The economies of the Baltic region notched up eye-popping
double-digit growth rates, fuelled by cheap credit often
supplied by western banks and strong capital inflows
triggered by European Union accession in 2004. As a result,
Lithuania ran a current account deficit of 12.5% of GDP last
year while its gross external financing burden stands at around
155% of international reserves.
But as capital inflows into
emerging markets began to plummet in the last quarter of 2008,
Lithuanias economy contracted by 1.5% compared to 2.9%
growth the previous quarter. Analysts suggest the economy could
shrink by around 3% to 5% this year, raising doubts about
whether the governments belt-tightening measures,
announced in December to reduce the fiscal deficit to 2.1% of
GDP this year, will succeed.
Politically, its hands could be
tied after violent protests swept Lithuania as well as
Bulgaria, Latvia and Hungary last month. Demonstrators were
protesting at government austerity measures. But Andrius
Kubilius, prime minister of the Republic of Lithuania, is
defiant and pledges that policy flexibility will be
"We are in a permanent
monitoring of the global situation and after the first quarter
of the year, we could make additional cuts, in addition, to
other economic measures," he told EuroWeek in an
interview in Vilnius this week.
But sharp contractions in
capital inflows and the monetary base could inflict a deep and
painful recession that will erode public finances across the
region. This would also hit the asset quality of western banks
and further reduce economic growth. In this case, there is a
thin line between a regional recession and the prospect of a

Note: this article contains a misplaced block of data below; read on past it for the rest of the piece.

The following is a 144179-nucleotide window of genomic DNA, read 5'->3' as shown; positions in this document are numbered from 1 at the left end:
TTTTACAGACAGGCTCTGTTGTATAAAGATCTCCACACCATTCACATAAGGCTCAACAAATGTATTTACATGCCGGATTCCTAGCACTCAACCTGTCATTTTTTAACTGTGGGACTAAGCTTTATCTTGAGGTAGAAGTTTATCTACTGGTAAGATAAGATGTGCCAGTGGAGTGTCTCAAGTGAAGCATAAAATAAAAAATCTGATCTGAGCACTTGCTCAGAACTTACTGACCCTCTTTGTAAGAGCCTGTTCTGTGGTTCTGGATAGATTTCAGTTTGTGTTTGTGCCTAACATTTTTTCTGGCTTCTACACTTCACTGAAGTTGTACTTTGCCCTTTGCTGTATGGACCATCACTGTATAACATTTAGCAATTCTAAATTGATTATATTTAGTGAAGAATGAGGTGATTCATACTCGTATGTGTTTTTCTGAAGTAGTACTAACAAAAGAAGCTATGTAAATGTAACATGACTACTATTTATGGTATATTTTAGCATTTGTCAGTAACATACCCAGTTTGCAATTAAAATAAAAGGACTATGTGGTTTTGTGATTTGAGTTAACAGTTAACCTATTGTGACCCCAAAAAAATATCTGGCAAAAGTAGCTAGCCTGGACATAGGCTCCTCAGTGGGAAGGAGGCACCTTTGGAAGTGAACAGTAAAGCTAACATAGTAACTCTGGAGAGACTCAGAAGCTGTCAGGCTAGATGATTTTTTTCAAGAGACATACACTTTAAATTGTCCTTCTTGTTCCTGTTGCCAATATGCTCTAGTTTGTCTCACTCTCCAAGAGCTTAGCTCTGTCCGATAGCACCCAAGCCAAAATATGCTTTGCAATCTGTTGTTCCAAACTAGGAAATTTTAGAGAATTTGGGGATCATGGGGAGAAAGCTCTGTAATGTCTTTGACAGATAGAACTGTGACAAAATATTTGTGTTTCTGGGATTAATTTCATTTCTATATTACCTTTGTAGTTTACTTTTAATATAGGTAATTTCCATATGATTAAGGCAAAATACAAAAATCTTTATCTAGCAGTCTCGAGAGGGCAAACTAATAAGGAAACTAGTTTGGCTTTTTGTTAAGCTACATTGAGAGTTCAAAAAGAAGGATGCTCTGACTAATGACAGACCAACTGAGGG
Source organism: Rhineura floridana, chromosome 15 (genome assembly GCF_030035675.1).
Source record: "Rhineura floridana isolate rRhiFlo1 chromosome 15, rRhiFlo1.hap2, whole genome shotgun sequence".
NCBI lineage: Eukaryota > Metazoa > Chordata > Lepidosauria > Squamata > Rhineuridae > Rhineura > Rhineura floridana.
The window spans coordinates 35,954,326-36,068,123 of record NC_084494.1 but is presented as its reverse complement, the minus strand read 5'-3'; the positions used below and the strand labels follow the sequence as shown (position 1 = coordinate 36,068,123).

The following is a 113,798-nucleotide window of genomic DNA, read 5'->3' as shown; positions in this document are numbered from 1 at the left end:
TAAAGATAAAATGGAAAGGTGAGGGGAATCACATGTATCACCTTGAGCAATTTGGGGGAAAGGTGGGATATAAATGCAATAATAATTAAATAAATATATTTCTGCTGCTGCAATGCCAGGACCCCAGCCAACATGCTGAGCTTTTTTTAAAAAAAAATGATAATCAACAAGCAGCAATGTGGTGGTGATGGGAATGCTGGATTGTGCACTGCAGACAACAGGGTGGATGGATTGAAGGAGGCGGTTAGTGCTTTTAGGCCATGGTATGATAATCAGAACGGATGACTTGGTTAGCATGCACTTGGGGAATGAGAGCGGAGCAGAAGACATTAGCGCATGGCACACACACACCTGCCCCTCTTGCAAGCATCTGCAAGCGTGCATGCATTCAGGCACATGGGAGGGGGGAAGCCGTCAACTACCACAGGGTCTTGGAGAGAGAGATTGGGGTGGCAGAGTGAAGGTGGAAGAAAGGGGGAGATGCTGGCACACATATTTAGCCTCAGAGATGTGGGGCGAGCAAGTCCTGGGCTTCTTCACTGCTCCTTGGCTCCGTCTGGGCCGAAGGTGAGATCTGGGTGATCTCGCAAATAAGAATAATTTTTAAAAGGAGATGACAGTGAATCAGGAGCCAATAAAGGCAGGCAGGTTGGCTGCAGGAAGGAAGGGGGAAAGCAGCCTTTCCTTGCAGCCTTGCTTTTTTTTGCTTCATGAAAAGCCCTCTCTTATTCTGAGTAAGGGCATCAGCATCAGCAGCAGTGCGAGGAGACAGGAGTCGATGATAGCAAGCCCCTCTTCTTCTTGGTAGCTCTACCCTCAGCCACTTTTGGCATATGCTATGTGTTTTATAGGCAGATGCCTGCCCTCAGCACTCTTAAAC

wholesale financial crisis sweeping eastern Europe. The spectre
of a regional domino effect was raised at the end of last year
when neighbouring Latvia as well as Hungary were given a total
of $18bn in IMF loans.
But Kubilius, the head of the
Homeland Union-Lithuanian Christian Democrat party, denied that
a domestic financing crunch was imminent in Lithuania.
"For the time being we are quite
sure we can manage to avoid the possibility of going to the
IMF," he said. But, he could not rule out the prospect of an
economic shock that could precipitate a balance of payments
crisis in the future. "At the same time, after reading sources
of financial information, I am feeling a lack of optimism about
the global situation."
Nevertheless, he saw no stigma
of accessing funds from the global policy lender and reiterated
the virtues of the country having such options available.
The government relies on global
capital markets for external borrowing due to the illiquidity
of its domestic securities market. However, the country was
prevented from issuing a Eu400m Eurobond at least once last
year due to a lack of demand.
Nevertheless, its external debt
repayment schedule is clear until 2012 when a Eu1bn Eurobond
matures. If a sharp domestic slowdown erodes national revenues,
the government may try to issue bonds.
In the near-term, Kubilius is
seeking multilateral support to finance a moderate economic
stimulus package with cash from the European Investment Bank,
the Nordic Investment Bank and European Community funds to
boost the real economy.
"We need to create another
channel for our businesses to get access to the credit market
and push additional money supply into the market," he says.
But ultimately, Lithuanias
economic fate lies in the hands of Scandinavian bankers. While
the strong foreign banking presence in the region was long seen
as net benefit since it reduces contingent liabilities for
Baltic sovereigns, the downside has now been exposed. Engulfed
by the western financial fires, parent banks are now
repatriating capital away from their eastern European offspring
to shore up their balance sheets and they are under
political pressure at home to offer scarce liquidity to
Scandinavian groups, led by SEB
and Swedbank, dominate the banking system in Lithuania and
Kubilius admits that abrupt credit contraction could imperil
macro-economic stability. "It is a big problem to convince
parent banks that it is business as usual."
After 50% annual credit growth
between 2003 and 2007, 2008 saw only 20% expansion while this
year, zero credit growth is on the cards.
A widespread loss of depositor
confidence contributed to a net deposit outflow of 6.5% last
October alone. In response, Lithuania has upped the limit of
bank deposit guarantees to Eu100,000.
Some analysts suggest that as